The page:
See how the Nolah should be the better mattress for couples who don’t want to be disturbed by their partner’s movements with the video below.
Watch how the Purple handles motion transfer, where it performs decently but not as well as the Nolah.
Looking at the Nolah and Purple, I feel that the Purple has better edge support. Sitting near the edge, I feel more secure and able to lean over and tie some shoes.
Lying near the edge, I feel less like I am going to roll off the bed, so from personal experience Purple has the slight advantage.
See the edge support differences in the photos below.
Marten is a staff writer for us and has a much different body type than me: He is 6’7″ and weighs about 230 lb; I am 5’9″ and 160 lb. Here is what he thought about these two mattresses and how appropriate they are for heavier sleepers:
I had a very unique experience with these two mattresses because of the added weight. With the Nolah, I pressed through the comfort layers fairly quickly and felt the foundation layers beneath. So, it felt a little firmer for me than it did for Joe.
On the Purple, I activated the gel more than Joe did because of the additional weight and pressure. So, it actually felt softer for me as a result. Unlike Joe, I thought the Purple was the softer of the two mattresses because of this difference in how the Purple felt. I said it was a 6.5/10 and the Nolah was a 7/10.
On the Nolah, I feel well supported on my back, and the hips sink in just a bit, but not too much. Moving to my side, I do press in and feel some firmness on the shoulders and hips. On my stomach, it is too soft and I’d like something more supportive overall. I feel my hips bow in, and I get out of alignment.
On the Purple, I feel very well supported on my back. Moving to my side, I feel great pressure relief and feel barely any pressure on the shoulders and hips. On my stomach, I feel supported overall and feel it is an excellent match.
If someone is a heavier back sleeper, either could work for them. If someone is a heavier side sleeper, they should lean toward the Purple. If someone is a heavier stomach sleeper, they should lean toward the Purple as well.
Nolah also has a 12” model which could also be good if someone is a side sleeper who needs a little thicker comfort layer.
While Marten and I had different experiences, I was not surprised. He is a heavier person, so he did press through the Nolah and feel it is firmer as a result. Also, on the Purple, he activated the gel grid more than I did, so he found it to be softer. It makes sense he thought that Nolah was the firmer of the two mattresses.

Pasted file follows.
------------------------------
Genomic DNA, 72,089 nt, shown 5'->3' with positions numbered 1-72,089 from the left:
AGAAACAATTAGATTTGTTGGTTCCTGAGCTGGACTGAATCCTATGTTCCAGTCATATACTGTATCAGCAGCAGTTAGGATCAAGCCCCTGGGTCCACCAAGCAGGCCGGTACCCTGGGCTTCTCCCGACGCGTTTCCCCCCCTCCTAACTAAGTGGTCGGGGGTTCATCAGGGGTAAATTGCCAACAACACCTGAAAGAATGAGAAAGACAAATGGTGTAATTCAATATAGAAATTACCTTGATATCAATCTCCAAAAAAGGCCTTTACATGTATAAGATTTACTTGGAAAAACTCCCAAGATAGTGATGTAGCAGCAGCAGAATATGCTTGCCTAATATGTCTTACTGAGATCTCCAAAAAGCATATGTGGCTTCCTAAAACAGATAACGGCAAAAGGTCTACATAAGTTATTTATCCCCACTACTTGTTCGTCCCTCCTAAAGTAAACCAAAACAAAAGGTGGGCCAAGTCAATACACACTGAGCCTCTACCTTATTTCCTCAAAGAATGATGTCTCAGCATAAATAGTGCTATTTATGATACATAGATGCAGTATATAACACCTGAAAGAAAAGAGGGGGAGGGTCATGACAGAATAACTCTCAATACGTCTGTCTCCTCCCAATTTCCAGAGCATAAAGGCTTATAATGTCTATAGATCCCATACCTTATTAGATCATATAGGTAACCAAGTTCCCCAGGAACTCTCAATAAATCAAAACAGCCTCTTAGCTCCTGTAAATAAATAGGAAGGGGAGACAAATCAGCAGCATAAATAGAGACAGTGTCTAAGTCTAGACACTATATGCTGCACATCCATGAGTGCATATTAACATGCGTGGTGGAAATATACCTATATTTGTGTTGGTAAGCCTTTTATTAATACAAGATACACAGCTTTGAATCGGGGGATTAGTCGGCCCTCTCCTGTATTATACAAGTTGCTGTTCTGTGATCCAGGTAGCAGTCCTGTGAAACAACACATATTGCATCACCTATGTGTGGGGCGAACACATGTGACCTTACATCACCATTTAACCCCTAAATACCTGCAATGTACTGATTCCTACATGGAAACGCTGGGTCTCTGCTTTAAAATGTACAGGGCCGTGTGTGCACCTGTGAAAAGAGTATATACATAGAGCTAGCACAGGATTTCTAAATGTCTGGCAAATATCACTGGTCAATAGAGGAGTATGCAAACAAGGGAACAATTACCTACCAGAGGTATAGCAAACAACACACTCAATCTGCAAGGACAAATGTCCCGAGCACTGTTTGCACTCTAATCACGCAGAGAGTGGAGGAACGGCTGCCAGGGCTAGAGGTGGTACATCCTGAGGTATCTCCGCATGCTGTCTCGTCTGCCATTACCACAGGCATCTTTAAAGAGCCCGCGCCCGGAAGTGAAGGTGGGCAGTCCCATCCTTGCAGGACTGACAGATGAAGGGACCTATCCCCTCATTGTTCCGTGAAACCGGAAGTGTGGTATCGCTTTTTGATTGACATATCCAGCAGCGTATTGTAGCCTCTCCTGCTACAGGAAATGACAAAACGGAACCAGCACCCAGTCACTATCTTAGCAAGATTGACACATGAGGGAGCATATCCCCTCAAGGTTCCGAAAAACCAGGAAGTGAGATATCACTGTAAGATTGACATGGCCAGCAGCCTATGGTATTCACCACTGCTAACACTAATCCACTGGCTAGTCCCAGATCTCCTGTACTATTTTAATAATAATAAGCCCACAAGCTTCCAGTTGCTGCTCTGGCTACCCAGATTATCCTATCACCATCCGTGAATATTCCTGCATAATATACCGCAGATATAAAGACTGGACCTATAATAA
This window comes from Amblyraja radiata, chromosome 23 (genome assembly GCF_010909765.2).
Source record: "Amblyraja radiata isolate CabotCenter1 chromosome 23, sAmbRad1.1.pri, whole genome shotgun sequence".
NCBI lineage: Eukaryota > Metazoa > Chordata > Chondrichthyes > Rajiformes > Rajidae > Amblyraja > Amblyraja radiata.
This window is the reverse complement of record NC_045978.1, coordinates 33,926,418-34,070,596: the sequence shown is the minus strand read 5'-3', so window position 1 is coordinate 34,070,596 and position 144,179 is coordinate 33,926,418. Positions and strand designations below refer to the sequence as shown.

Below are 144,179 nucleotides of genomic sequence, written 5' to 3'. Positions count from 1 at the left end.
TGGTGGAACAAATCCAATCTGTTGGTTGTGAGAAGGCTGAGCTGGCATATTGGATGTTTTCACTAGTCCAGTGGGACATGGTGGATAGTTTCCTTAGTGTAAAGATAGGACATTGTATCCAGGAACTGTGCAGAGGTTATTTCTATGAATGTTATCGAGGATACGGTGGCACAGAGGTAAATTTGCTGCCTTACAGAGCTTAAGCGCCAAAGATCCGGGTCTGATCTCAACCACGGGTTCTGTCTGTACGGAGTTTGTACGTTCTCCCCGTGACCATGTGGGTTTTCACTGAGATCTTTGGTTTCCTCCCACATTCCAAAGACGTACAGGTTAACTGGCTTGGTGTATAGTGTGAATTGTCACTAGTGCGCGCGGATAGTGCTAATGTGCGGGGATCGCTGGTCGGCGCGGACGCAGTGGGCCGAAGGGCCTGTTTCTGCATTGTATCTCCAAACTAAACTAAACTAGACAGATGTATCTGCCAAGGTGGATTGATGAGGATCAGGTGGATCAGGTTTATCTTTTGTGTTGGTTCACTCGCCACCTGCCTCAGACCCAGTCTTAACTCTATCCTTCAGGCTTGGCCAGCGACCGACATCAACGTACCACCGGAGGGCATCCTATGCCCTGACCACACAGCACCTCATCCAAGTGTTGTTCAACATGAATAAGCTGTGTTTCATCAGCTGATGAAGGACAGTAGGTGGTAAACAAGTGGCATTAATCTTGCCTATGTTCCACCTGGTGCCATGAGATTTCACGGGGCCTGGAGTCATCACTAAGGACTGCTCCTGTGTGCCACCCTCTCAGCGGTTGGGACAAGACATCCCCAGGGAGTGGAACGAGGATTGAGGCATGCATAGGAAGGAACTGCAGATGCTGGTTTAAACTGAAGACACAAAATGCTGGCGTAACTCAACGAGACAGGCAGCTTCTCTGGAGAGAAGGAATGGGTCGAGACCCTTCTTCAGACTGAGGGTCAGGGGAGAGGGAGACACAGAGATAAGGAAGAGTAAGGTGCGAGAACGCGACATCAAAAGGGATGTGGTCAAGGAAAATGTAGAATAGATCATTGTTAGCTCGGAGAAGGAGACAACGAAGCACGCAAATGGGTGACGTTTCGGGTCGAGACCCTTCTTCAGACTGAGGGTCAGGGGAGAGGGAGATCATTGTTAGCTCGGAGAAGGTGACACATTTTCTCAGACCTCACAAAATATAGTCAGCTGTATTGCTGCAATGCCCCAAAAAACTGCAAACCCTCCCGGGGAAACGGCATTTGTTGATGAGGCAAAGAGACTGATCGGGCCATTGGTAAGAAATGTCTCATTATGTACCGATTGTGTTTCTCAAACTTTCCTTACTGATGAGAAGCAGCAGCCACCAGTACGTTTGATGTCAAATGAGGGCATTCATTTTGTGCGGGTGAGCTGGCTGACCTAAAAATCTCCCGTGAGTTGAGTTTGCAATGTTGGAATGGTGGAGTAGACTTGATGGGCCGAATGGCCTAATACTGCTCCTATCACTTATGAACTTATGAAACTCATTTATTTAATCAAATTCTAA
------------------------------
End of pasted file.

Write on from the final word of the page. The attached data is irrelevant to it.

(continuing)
Who Should Pick Nolah:
- People who want a softer mattress- I felt this was the softer of the two mattresses, so if someone has had success with softer mattresses or needs more pressure relief, the Nolah is a good bet.
- Side sleepers- If someone sleeps primarily on their side, the Nolah should give better pressure relief. People will sink into the mattress a bit and feel that pressure melt away.
- Those who are lighter or average weight- The Nolah will be best if someone is not too heavy. Heavier people may press through the soft layers and feel the firmer layers beneath. If someone is lighter, however, they should get a nice balanced foam feel as well as good pressure relief.
Who Should Pick Purple:
- Those who prefer a firmer mattress- For me, the Purple was the firmer of the two mattresses. If someone likes a firmer mattress or needs a bit more support, the Purple is the way to go.
- Combination sleepers- Because of its proprietary gel grid, Purple is a good match for multiple sleeping positions. If someone moves around and changes positions at night, the Purple is a good choice.
- Heavier sleepers-The gel grid is a great match for larger people because it collapses without people bottoming out. If someone is on the heavier side, they may find this mattress to be more comfortable as they activate this gel grid more than lighter people may.
These mattresses are both popular for a reason, and I think they could be a good fit for different types of sleepers. If someone is a lighter person and sleeps on their side, they should lean toward the Nolah. If someone is heavier and sleep in numerous positions, they should choose the Purple. Please leave any specific comments or questions about the Nolah or the Purple in the comment section below.
Joe Auer is the editor of Mattress Clarity. He mainly focuses on mattress reviews and oversees the content across the site.
He likes things simple and take a straightforward, objective approach to his reviews. Joe has personally tested nearly 250 mattresses and always recommends people do their research before buying a new bed. He has been testing mattresses for over 5 years now, so he knows a thing or two when it comes to mattress selection. He has been cited as an authority in the industry by a number of large publications.
Joe has an undergraduate degree from Wake Forest University and an MBA from Columbia University.